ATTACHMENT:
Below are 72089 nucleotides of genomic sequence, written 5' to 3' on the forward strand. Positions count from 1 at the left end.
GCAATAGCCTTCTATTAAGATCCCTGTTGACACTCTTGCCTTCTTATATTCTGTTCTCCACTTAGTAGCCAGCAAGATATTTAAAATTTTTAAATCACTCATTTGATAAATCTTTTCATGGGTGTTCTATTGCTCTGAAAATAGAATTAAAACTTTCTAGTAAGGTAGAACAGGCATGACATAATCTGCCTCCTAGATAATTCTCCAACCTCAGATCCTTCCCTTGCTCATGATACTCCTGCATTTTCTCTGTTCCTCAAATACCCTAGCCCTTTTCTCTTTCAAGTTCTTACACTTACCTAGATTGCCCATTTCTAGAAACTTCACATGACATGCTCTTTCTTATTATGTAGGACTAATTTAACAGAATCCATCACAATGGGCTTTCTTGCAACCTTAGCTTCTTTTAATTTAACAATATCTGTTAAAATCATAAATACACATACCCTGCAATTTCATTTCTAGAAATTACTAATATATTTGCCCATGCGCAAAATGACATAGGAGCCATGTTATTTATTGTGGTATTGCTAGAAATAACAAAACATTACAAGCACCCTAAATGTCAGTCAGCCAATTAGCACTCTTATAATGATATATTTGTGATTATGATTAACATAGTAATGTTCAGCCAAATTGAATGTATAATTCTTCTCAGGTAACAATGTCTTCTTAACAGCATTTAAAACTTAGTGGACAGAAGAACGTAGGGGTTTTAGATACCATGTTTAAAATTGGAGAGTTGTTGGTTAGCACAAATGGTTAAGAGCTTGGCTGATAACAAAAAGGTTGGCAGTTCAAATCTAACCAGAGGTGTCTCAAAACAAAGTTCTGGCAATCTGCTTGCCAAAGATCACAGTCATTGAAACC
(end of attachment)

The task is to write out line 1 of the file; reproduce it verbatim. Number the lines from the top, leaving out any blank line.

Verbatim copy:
Below are 72089 nucleotides of genomic sequence, written 5' to 3' on the forward strand. Positions count from 1 at the left end.